Book Review: Adam of the Road

Adam of the Road by Elizabeth Janet Gray
Adam of the Road by Elizabeth Janet Gray

Adam of the Road by Elizabeth Janet Gray in a Newbery Award winner for 1943.  Here we meet Adam, a boy of 11 who is a minstrel’s son in the thirteenth century in England. When we meet Adam, he is staying at a monastery while awaiting his father, Roger, to pick him up after Roger travels to France for his job. Here, Adam has a dog named Nick to accompany him.

Roger returns and Adam and Roger embark together on the road since minstrel’s had to travel to earn a living. Along this road, Adam’s dog, Nick, is stolen by another minstrel who feels he’s been cheated of his horse by Roger. Now, both Adam and Roger are on the trail of the other minstrel to get Nick back.

Along this trail, Adam loses Roger when he goes chasing after Nick in another town. Now, Adam has to find his father, Roger, and his dog, Nick.

Admittedly, this book slows down leading up to the major plot twist (Adam doesn’t lose Nick until almost half-way through the book), and then the pace quickens while one setback after another happens to Adam. This book is good for purely historical reference. An 11 year old boy is galavanting across England by himself, looking for his dog and his father. This, of course, would not happen nowadays (at least not for long before the authorities stepped in), so this fact itself makes this book interesting. Adam is self-sufficient. He takes care of himself. He procures his own food. He is focused on finding his father and his dog and won’t stop he does.

In the end (very end), Adam finds both and all is well. He is offered a chance to stay at Oxford college, but he turns it down to be on the road (not a wise choice). One other little fact that is often confusing to children (and me) as you read this book: Adam calls his father Roger throughout the entire book and since Adam is the narrator, he’s constantly talking about Roger, which is weird to us nowadays and makes the book hard to follow in the beginning.

Adam of the Road is recommended but because it was written decades ago and about 75 pages needs to be cut where nothing happens, it’s not highly recommended as a Newbery winner. It’s got great historical value and the pace does pick up and is exciting to the end.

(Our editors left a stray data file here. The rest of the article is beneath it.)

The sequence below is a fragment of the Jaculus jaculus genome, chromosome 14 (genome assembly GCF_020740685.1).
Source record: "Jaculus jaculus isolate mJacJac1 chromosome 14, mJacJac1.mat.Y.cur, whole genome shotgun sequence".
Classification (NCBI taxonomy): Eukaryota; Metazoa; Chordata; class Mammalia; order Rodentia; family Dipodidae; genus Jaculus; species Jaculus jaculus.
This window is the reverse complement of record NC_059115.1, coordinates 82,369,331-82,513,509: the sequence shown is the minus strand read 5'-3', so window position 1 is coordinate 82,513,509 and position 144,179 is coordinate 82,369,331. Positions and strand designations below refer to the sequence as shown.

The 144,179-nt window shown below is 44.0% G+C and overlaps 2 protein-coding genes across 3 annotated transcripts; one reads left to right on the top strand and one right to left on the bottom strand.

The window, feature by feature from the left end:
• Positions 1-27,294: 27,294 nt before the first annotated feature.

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I Survived

Image result for i survivedI Survived is a kids book series, featuring a pre-teenish boy or girl protagonist who survives some ordeal (usually a natural disaster) based off real historical events. By Lauren Tarshis, I Survived books are short, easy reads sure to delight and teach at the same time.

The latest in Ms. Tarshis’ series is called “I Survived The Attack of the Grizzlies, 1967.” We follow an eleven-year old girl named Mel whose mother just died in a car accident. She visits her grandfather every year who lives in Glacier National Park. This is the first year they visit without her mother, and Mel is having a hard time adjusting. However, this year, the grizzlies in Glacier National Park are acting strangely, and Mel is determined to find out.

Her Aunt Cassie is a writer, and she visits as well. They meet a wildlife biologist investigating the bear incidents as well and decide to hike to a lodge up in the mountains called Granite Park. There they learn the grizzlies have become a tourist attraction as the lodge is feeding the bears (aka baiting them) with garbage. It’s become quite the show.

Mel herself almost gets attacked by a grizzly, but she is saved by a porcupine. That summer, two teenage girls are attacked and killed by grizzlies, bringing national attention to this problem. Trash was also everywhere, not being disposed of properly, further enticing the bears to change their behavior. These bears had lost their fear of humans and saw humans as a threat to their food source — garbage. The bears were also dying of starvation, having gotten glass in their mouths from all the bottles of food they tried to eat.

In 1967, this truly did happen. Many called for the eradication of the grizzlies (as if it were their fault humans were baiting them and feeding them). Luckily, intelligence prevailed and the National Parks began to clean up their acts. They disposed of garbage properly — including instituting bear proof garbage cans — and launched an educational campaign to not feed animals, approach animals, or litter.

Cleaning up our act has allowed grizzlies to thrive. In 1975, the grizzlies became a protected species and could no longer be hunted. There are now 1600 grizzly bears, living primarily in Montana and Wyoming with 32,000 in Alaska.

I personally had never heard of this in history, so this has been my favorite I Survived book so far. Mel learns to talk about her sadness. Very educational and informative and sure to spark many long conversations about topics such as the conservation of animals and humans’ role in preserving species. I loved this book and learned a lot.

Other I Survived topics include the eruption of Vesuvius in 79 AD, The American Revolution in 1776, The Great Chicago Fire in 1871, and the Japanese Tsunami in 2011. Great, quick reads that I highly recommend.

Book Review: A Dog’s Purpose

Image result for a dog's purposeA Dog’s Purpose by W. Bruce Cameron is an excellent book about a dog finding his purpose in this world. The book begins with one dog who keeps leading multiple lives and is perpetually re-born until his purpose is fulfilled. In the dog’s first life, he is feral and ends up being taken in by a kind-hearted woman who can’t take care of so many dogs. However, he ends up lame and unadoptable and is put down, but he made the woman laugh.